Character Attachment in the Chocoverse by Amber Royer
by Blake Kimzey
5 months ago
Character Attachment in the Chocoverse
Getting the reader attached to your characters is one of the most important jobs a writer has. You can have amazing plot twists – but nobody’s going to care, if they didn’t get attached enough to the protagonist to feel the shock she’s feeling. You can have the most intricate world building, but if readers didn’t want to follow the guy you gave them as guide into the world, they will have closed the book long before they got to find out about that.
In the first Chocoverse book, I knew I had given myself a challenge. I had set up a world where stealing viable cocoa beans was treason, punishable by death, because chocolate was the only resource her world had available to trade with a hungry galaxy. As a protagonist, Bo had to be both gullible and naive enough to believe that stealing the beans would bring balance back to her world, and prevent a galactic war, without having layers of fallout – and likely result in her execution. By the end of the trilogy, I wanted her to arc into a stronger, wiser person, capable of effecting true change throughout the galaxy because of her love and mercy. But how to keep readers with her long enough to get her there?
You need to make sure readers attach to the character the first time they meet her. It’s like we’re all baby birds, looking for someone to help us make sense of your big new story world. We either imprint on your protagonist immediately – or we likely never will. You get one chance for your character to make a first impression – and if it is not the impression you intended, you’ll spend the whole book working to overcome that.
Make sure that something significant happens in the first scene that connects us to your character’s inner life. Let the reader know at least one of these:
-- What does this character want desperately, at the moment or out of life?
I open Chapter 1 of Free Chocolate with Bo about to go on a double date with her mother, both of them bringing guys the other has never met – but who will be significant to the entire trilogy. Mamá is a celebrity chef, and Bo was on the road to being a telenovela star, before scandal derailed her career. Bo has fled Earth to go to a culinary academy on the other side of the galaxy, isolating herself from her past and the people she cares about. What she wants most is approval, from her mother, and from her world. This starts to become clear as the date goes badly and tensions rise.
At the moment: Bo wants Mamá to approve of her boyfriend, despite the fact that Brill is an alien whose people stripped Earth of commodities samples at Earth’s first First Contact.
Out of life: Bo wants the paparazzi to forget about her, and about the scandal, so she can graduate and teach at the culinary academy. She wants to disappear from public life – and yet, she can’t help FeedCasting her disapproval about HGB, the company that controls chocolate. Because as much as she believes on the surface that isolation is the answer, she’s hurting herself by denying herself connection. (In basic storytelling terms, her wound – the scandal – resulted in this lie defining her actions. The purpose of the entire trilogy, then, becomes to teach her that the lie is false – isolation is NOT the answer, she doesn’t need to care what the press says or what people think, she is still an amazing person whether there are haters or not.)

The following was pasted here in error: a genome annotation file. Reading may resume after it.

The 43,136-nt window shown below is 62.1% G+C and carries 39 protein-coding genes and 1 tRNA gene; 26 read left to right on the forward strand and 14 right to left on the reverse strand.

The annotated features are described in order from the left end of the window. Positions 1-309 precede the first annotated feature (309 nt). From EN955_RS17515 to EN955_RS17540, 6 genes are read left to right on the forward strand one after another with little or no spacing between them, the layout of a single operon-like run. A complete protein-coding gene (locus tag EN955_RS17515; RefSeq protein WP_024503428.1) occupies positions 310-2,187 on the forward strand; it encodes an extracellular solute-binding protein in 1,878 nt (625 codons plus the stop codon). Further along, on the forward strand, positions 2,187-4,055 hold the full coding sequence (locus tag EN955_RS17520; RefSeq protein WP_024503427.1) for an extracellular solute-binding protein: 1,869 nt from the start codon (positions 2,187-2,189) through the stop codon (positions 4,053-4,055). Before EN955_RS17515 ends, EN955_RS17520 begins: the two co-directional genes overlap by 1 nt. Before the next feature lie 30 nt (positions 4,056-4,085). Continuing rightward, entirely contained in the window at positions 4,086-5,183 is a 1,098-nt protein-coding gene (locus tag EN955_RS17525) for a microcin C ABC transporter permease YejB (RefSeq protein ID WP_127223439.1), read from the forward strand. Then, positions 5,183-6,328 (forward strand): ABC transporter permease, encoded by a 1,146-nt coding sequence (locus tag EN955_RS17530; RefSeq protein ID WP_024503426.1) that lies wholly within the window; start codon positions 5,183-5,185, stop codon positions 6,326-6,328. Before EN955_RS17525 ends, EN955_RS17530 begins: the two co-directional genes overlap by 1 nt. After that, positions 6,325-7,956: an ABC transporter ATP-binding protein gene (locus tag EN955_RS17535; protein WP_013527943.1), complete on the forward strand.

-- How badly in trouble is she, really?
I cheated a little on this one. Book 1 has a prologue. (I use these prologues – clearly marked as taking place some months or years before the current story – as a single chance to work in information Bo can’t know, but that the audience needs.) In it, Bo’s father is assassinated. Astute readers should be able to pick up on the fact that the man who killed Bo’s father is the same man who is now sitting next to Mamá at the table, on a date with the widow he created. Bo herself has no idea how badly in trouble she is. But the reader should, which helps garner sympathy for her.
-- What choice is she about to make, when none of them are good options?
Book 2 is all about the choices Bo has to make. So I started Pure Chocolate with her making a bad decision: She’s on Zant, and these shark-like aliens duel with their teeth. At dinner, she and her entourage notice a group of kids fighting outside, and one loses a hand. Brill wants to stop it, but everyone tells him he can’t. Horrified at the cruelty, Bo leaves on her own, and is captured by a drunk Zantite with a grudge against one of her friends. By the end of the first chapter, she’s unconscious and wakes up in a tree, and subsequently has to choose whether to identify her abductor, because on Zant, abducting a diplomat is a crime punishable by death.
-- What is about to be taken away from her?